• Cadavre d'un protestant traîné sur la claie
    Corpse of a Protestant dragged to execution © S.H.P.F.

Numerous royal declarations reinforced or clarified the terms of the Edict until the end of the reign of Louis XIV.

Civil status posed a problem since the records of baptisms, marriages and deaths were kept by the “religious” ministers. Without pastors, how could the deaths of those who had not recanted be recorded ? In the face of this legal loophole, Louis XIV allowed deaths to be registered with the secular authorities from as early as 1695.

On their death beds, many “new converts” refused the Catholic sacrament of Extreme Unction and said they wanted to die in the Reformed religion. To prevent this, Louis XIV declared that those who survived after refusing to receive Extreme Unction would be sentenced to the galleys, in the case of men, and to prison for women. If they died, the corpse was dragged around the streets. But as early as the next year, the king asked that his representatives be lenient in enforcing this measure.

A declaration dating back to January 1686 declares that all the children of Protestant families, between the ages of five and sixteen, should be placed in the custody of Catholic parents or, if not, of any Catholic person appointed by the judge.

A declaration dated December 13, 1698 demanded closer supervision of the “new converts” :

  • attendance at mass and Catholic practices was virtually compulsory for lords and nobility,
  • there was an obligation to get married in church and to have one’s children baptised within 24 hours of birth,
  • there was an obligation to present a certificate certifying one’s good Catholic behaviour, signed by the priest, in order to get legal assistance, or a law or medical degree.

This same declaration demanded parishes open primary schools for the children of the “new converts”. The king had serious doubts about converting adults but hoped to reach children through catechism and education.

In 1699, the ban on emigration for the RPR and “new converts” was reinforced.

Distress for the Protestant community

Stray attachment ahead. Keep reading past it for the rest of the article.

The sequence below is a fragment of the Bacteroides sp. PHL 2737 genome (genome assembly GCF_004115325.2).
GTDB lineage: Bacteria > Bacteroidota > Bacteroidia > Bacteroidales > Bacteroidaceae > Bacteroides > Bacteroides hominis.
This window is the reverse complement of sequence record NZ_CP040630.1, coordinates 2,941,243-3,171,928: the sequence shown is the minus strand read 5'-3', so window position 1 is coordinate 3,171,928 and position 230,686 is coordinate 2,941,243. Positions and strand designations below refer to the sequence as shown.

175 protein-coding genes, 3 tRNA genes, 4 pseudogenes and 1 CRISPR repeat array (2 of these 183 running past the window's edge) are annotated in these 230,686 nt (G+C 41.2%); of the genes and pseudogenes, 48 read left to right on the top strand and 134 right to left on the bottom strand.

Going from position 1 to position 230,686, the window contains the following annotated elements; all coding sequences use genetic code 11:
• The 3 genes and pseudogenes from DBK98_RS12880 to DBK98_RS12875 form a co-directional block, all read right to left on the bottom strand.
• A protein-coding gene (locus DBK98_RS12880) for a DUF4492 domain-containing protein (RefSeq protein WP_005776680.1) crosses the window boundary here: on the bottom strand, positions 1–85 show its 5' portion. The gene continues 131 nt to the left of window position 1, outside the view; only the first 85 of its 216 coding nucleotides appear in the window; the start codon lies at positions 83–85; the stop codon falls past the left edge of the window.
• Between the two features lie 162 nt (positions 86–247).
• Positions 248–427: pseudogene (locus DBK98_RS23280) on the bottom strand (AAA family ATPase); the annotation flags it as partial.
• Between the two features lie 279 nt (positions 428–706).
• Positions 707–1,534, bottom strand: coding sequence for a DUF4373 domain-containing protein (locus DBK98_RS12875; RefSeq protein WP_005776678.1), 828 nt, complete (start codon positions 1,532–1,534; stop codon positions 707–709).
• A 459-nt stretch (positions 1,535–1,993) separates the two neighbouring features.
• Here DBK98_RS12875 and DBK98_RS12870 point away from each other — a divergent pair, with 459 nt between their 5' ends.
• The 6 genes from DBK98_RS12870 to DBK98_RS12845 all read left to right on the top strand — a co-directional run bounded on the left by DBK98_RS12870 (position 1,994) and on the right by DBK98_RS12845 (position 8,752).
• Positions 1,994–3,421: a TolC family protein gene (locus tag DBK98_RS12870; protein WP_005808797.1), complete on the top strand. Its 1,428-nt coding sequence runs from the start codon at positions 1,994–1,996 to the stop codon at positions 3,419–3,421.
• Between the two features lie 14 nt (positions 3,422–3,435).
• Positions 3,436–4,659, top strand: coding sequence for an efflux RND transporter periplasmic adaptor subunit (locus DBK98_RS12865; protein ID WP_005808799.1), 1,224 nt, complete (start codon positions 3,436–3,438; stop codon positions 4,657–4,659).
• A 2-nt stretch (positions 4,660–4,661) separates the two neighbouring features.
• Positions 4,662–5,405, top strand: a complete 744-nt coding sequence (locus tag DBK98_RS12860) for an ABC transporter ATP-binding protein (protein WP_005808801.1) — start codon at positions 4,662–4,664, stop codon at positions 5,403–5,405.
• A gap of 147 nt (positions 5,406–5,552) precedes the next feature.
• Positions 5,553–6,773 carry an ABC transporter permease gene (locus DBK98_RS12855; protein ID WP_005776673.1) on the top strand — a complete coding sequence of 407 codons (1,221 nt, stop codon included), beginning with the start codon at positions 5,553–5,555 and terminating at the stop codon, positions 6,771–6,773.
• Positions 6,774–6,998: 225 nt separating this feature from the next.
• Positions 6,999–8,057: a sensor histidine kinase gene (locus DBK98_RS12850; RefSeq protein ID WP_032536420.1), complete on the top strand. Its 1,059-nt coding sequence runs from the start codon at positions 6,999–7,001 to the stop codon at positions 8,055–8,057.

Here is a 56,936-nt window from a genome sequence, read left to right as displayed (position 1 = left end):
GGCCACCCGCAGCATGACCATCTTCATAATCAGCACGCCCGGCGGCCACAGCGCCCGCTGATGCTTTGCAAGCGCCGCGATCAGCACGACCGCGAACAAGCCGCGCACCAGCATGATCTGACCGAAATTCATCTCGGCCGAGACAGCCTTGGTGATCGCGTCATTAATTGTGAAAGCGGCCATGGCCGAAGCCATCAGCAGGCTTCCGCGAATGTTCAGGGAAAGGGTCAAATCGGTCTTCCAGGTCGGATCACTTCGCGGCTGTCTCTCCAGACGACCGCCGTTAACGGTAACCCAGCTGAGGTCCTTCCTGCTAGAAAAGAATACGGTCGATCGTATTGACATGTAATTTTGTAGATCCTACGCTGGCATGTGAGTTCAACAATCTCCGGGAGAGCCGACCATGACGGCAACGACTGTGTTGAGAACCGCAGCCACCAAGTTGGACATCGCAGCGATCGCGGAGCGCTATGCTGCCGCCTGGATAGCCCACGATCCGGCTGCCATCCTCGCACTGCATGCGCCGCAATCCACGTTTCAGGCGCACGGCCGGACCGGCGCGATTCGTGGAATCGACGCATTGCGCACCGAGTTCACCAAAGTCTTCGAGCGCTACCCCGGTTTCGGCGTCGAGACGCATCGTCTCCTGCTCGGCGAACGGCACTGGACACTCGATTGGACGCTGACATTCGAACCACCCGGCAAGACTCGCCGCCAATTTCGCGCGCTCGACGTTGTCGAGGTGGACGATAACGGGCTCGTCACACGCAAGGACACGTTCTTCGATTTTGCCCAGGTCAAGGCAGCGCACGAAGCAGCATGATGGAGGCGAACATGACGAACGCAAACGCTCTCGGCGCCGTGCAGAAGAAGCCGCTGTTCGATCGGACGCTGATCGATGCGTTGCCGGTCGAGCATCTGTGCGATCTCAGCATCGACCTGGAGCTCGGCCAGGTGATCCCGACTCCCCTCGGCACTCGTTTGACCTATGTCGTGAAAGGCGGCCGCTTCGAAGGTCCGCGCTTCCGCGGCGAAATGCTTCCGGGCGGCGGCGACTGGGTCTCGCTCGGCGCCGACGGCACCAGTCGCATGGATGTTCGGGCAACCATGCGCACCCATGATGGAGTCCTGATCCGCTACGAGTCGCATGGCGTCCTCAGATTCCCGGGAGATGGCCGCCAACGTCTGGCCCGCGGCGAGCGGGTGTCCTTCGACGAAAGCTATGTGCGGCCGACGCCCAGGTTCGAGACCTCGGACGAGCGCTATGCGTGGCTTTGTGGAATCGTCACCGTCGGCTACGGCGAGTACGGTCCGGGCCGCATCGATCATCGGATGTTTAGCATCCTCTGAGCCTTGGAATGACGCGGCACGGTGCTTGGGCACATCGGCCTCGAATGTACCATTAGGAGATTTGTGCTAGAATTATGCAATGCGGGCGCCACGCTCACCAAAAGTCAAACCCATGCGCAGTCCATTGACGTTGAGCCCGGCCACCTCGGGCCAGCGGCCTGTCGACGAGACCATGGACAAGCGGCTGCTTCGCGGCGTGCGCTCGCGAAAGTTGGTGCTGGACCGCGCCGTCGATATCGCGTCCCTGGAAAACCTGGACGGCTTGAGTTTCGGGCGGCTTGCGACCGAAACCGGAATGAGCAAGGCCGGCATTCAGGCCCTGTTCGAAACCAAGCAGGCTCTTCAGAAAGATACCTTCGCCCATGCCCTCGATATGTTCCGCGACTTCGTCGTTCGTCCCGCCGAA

• Famille protestante lisant la bible et chantant, vue au XIXe siècle
    Protestant family reading the Bible and singing in the 19th century © S.H.P.F.

Those who had stayed in France, without churches, schools or pastors, were highly distressed. Religion structured their daily lives. Now this had collapsed, some analysed the tragedy in the light of the book of the Apocalypse.

The sudden and massive recanting, under pressure from the dragoons and the threat of loosing their children, engendered a feeling of collective guilt especially in overwhelmingly Protestant areas.

Protestants who did not convert by choice led a “double life” : they openly showed a minimum observation of Catholic rituals, but remained faithful to their religion and, in particular, read the Bible and sang Palms in the secrecy of their homes.

Passing their Reformed faith on to their children proved difficult as they had to send them to Catholic Catechism and Catholic schools. However, at night, some would undo the Catholic teaching.

In addition, hefty fines were levied on those who remained attached to the Reformed faith and did not observe Catholic rituals assiduously.

In the face of so much adversity, the Protestants wondered if the dragoons, the destruction of churches, the exiling of pastors were not signs of punishment for an ungodly people.

Bibliography

  • Books
    • CARBONNIER-BURKARD, Marianne et CABANEL, Patrick, Une histoire des protestants en France, Desclée de Brouwer, Paris, 1998
    • LÉONARD, Émile G., Histoire générale du protestantisme, PUF, Paris, 1964, Volume 3
    • WOLFF, Philippe (dir.), Histoire des Protestants en France de la Réforme à la Révolution, Privat, Toulouse, 2001

Associated notes

Notes to be discovered

Associated tours